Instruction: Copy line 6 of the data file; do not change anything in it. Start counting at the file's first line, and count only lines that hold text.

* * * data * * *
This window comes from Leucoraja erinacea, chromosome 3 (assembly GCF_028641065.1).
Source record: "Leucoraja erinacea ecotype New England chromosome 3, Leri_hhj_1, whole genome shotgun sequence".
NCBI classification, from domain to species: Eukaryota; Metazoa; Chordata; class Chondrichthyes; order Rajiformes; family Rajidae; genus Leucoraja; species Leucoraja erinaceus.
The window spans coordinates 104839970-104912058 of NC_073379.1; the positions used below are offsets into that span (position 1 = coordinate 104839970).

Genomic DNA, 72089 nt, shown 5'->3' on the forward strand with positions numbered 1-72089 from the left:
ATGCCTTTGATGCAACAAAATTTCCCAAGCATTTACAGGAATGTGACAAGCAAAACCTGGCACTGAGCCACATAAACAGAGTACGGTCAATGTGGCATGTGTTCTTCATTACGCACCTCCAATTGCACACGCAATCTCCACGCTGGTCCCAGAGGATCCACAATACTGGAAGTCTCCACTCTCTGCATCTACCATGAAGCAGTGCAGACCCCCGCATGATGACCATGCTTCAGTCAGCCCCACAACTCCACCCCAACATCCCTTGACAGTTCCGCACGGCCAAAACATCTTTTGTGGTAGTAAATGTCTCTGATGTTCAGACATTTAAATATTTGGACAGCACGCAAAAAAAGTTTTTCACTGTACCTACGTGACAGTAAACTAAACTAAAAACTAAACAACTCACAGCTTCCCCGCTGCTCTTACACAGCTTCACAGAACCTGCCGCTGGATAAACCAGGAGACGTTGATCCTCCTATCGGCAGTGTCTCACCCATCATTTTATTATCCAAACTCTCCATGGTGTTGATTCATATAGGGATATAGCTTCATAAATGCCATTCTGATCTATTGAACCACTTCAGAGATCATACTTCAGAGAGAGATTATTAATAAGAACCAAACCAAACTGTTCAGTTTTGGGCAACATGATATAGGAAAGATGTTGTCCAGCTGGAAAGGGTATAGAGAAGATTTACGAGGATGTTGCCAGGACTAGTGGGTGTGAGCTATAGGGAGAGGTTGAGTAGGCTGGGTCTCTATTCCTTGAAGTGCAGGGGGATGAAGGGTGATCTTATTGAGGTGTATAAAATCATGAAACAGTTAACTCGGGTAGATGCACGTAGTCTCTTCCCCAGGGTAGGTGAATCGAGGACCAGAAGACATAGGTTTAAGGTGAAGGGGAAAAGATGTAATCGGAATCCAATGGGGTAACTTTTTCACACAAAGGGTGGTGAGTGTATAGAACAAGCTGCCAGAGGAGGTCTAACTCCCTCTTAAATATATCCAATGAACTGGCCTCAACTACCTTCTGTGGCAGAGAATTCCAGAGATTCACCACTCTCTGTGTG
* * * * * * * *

ATGCCTTTGATGCAACAAAATTTCCCAAGCATTTACAGGAATGTGACAAGCAAAACCTGGCACTGAGCCACATAAACAGAGTACGGTCAATGTGGCATGTGTTCTTCATTACGCACCTCCAATTGCACACGCAATCTCCACGCTGGTCCCAGAGGATCCACAATACTGGAAGTCTCCACTCTCTGCATCTACCATGAAGCAGTGCAGACCCCCGCATGATGACCATGCTTCAGTCAGCCCCACAACTCCACCCCAACATCCCTTGACAGTTCCGCACGGCCAAAACATCTTTTGTGGTAGTAAATGTCTCTGATGTTCAGACATTTAAATATTTGGACAGCACGCAAAAAAAGTTTTTCACTGTACCTACGTGACAGTAAACTAAACTAAAAACTAAACAACTCACAGCTTCCCCGCTGCTCTTACACAGCTTCACAGAACCTGCCGCTGGATAAACCAGGAGACGTTGATCCTCCTATCGGCAGTGTCTCACCCATCATTTTATTATCCAAACTCTCCATGGTGTTGATTCATATAGGGATATAGCTTCATAAATGCCATTCTGATCTATTGAACCACTTCAGAGATCATACTTCAGAGAGAGATTATTAATAAGAACCAAACCAAACTGTTCAGTTTTGGGCAACATGATATAGGAAAGATGTTGTCCAGCTGGAAAGGGTATAGAGAAGATTTACGAGGATGTTGCCAGGACTAGTGGGTGTGAGCTATAGGGAGAGGTTGAGTAGGCTGGGTCTCTATTCCTTGAAGTGCAGGGGGATGAAGGGTGATCTTATTGAGGTGTATAAAATCATGAAACAGTTAACTCGGGTAGATGCACGTAGTCTCTTCCCCAGGGTAGGTGAATCGAGGACCAGAAGACATAGGTTTAAGGTGAAGGGGAAAAGATGTAATCGGAATCCAATGGGGTAACTTTTTCACACAAAGGGTGGTGAGTGTATAGAACAAGCTGCCAGAGGAGGTCTAACTCCCTCTTAAATATATCCAATGAACTGGCCTCAACTACCTTCTGTGGCAGAGAATTCCAGAGATTCACCACTCTCTGTGTG